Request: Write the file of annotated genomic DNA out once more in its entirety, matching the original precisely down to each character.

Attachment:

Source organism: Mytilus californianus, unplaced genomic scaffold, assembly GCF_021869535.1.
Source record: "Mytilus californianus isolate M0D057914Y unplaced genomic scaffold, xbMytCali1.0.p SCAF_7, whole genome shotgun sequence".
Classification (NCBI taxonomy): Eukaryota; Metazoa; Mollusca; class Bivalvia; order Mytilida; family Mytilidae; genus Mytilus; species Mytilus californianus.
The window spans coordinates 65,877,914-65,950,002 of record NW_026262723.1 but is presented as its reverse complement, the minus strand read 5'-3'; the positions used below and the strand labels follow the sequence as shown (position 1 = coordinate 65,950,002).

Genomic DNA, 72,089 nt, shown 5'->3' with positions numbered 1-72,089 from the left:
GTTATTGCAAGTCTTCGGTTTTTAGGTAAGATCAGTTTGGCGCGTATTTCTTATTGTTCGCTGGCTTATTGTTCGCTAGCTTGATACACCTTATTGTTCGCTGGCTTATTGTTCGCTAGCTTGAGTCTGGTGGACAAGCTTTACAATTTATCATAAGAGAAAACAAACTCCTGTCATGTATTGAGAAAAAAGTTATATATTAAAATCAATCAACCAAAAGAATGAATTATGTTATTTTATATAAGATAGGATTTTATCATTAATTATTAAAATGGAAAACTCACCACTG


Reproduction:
Source organism: Mytilus californianus, unplaced genomic scaffold, assembly GCF_021869535.1.
Source record: "Mytilus californianus isolate M0D057914Y unplaced genomic scaffold, xbMytCali1.0.p SCAF_7, whole genome shotgun sequence".
Classification (NCBI taxonomy): Eukaryota; Metazoa; Mollusca; class Bivalvia; order Mytilida; family Mytilidae; genus Mytilus; species Mytilus californianus.
The window spans coordinates 65,877,914-65,950,002 of record NW_026262723.1 but is presented as its reverse complement, the minus strand read 5'-3'; the positions used below and the strand labels follow the sequence as shown (position 1 = coordinate 65,950,002).

Genomic DNA, 72,089 nt, shown 5'->3' with positions numbered 1-72,089 from the left:
GTTATTGCAAGTCTTCGGTTTTTAGGTAAGATCAGTTTGGCGCGTATTTCTTATTGTTCGCTGGCTTATTGTTCGCTAGCTTGATACACCTTATTGTTCGCTGGCTTATTGTTCGCTAGCTTGAGTCTGGTGGACAAGCTTTACAATTTATCATAAGAGAAAACAAACTCCTGTCATGTATTGAGAAAAAAGTTATATATTAAAATCAATCAACCAAAAGAATGAATTATGTTATTTTATATAAGATAGGATTTTATCATTAATTATTAAAATGGAAAACTCACCACTG